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Name Juggling

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10 - 155 + Low

Name Juggling is another variation of a try-to-learn-everyone's-name but the game guarantees high energy level as well as some strategic thinking.



  • Get to know
  • Energize





    Stand in a circle.

    Go around the circle and have everyone share names, one at a time.

    Let participants know that its OK to ask someone else’s name if you don’t remember.

    Start with one object, like a koosh ball.

    Explain: "I'm going to start by tossing this ball to someone else in the circle. If you receive it, toss it to someone else in the circle not immediately on either side of you."That person will toss it to another person who has not yet received it and again not immediately on either side of him or her.Throwing continues until the last person tosses the ball back to me.Remember who you tossed to because we will try to recreate the pattern in the next phase.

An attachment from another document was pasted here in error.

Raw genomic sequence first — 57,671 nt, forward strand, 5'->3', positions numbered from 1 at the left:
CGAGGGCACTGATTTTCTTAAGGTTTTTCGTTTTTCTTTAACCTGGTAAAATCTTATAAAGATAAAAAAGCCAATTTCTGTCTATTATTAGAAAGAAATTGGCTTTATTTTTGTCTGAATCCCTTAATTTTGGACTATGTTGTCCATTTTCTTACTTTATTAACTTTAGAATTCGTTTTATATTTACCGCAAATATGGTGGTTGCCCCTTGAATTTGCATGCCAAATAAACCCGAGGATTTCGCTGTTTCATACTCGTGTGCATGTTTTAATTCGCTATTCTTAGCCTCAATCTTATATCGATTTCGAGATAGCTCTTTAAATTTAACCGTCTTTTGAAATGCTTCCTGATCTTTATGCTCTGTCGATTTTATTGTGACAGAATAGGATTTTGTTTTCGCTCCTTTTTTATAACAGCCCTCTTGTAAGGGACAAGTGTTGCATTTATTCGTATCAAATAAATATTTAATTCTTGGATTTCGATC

Ask "Any questions?"

    This is a good point to encourage people to wait until the person you call looks you in the eye to throw the ball.

    When the person catches the ball, he or she thanks the person by name who threw the ball and then states a name and throws to a new person.

    Set a pattern so that each person in the circle throws and receives the ball one time.

    Explain: "Now we are going to try to repeat the process, but we are going to see how many balls we can keep up in the air at any one time. Any questions?"

    Once any questions have been answered, toss the ball to the first person.

    As soon as they toss the ball, grab another one from your stash and toss it.

    Repeat until

    • a) there is exactly the number of balls going as there are participants (an almost Herculean task) or
    • b) the process begins to break down.

    Notice how many balls the group has going, and retrieve them as they come back to you.

    Inform the group as to how many balls they had in the air when they were doing their best.

    Ask the group to consider how they might improve their performance.

    Typical modifications allow for participants to move their position, make agreements as to how they will throw to each other (e.g., "I'll toss mine to you high" or "I'll roll mine across the floor"), agree to pause the process when one ball goes awry, etc.


    Source: Teampedia

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